The Reichskulturkammer (RKK) ("Reich Chamber of Culture") was an institution in Nazi Germany. It was established by law on 22 September 1933 in the course of the Gleichschaltung process at the instigation of Reich Minister Joseph Goebbels as a professional organization of all German creative artists. Defying the claims raised by the German Labour Front (DAF) under rival Robert Ley, it was meant to gain control over the entire cultural life in Germany creating and promoting Aryan art consistent with Nazi ideals.
- Walther Funk (1933-1938)
- Karl Hanke (1938-1941)
- Leopold Gutterer (1941-1944)
- Werner Naumann (1944-1945)
- Reichsrundfunkkammer (until 1939)
- Reichsfilmkammer, headed by Carl Froelich from 1939
- Reichsmusikkammer, headed by Richard Strauss, from 1935 by Peter Raabe
- Reichskammer der bildenden Künste (Reich Chamber of Fine Arts) (de), 1933-35 headed by Eugen Hönig, from 1936-1943 by Adolf Ziegler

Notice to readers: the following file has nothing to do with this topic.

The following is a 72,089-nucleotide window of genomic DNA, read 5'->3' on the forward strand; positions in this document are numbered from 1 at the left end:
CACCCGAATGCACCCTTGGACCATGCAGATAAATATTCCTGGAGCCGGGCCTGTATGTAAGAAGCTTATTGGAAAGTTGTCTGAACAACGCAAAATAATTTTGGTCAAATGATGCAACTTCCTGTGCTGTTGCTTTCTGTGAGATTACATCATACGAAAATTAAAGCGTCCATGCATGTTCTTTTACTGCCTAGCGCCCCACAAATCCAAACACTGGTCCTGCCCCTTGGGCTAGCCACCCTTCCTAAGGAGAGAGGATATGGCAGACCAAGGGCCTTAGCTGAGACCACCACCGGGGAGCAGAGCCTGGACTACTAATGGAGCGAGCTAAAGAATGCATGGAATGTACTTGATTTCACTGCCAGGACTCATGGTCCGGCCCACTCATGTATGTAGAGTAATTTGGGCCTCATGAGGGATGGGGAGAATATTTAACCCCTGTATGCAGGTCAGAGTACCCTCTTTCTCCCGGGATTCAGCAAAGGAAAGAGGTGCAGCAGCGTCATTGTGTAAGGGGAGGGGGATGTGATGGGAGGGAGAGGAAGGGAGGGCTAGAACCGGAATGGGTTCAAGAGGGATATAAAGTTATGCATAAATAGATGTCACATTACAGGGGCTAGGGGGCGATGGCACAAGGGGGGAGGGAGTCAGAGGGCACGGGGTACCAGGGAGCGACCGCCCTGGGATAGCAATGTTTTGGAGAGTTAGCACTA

- Reichsschrifttumskammer, headed by Hans-Friedrich Blunck, from 1935 by Hanns Johst
- Reichspressekammer, headed by Max Amann
One notable project of the RKK's bildende Künste (visual arts) division was the Entartete Kunst touring exhibition, of works deemed "degenerate." The exhibitions were held in major German cities such as Munich and Berlin, and attendance was measured in the millions, largely because entrance was free, and the so-called degenerate art perhaps more popular with the public than the nazis anticipated. Goebbels had supported German expressionists until Hitler intervened and expressed his disgust at artists such as Max Liebermann and Emil Nolde.
- "Culture in the Third Reich: Overview". Holocaust Encyclopedia. United States Holocaust Memorial Museum. June 10, 2013. Retrieved 9 March 2014.
- "Culture in the Third Reich: Disseminating the Nazi Worldview". Holocaust Encyclopedia. United States Holocaust Memorial Museum. June 10, 2013. Retrieved 9 March 2014.
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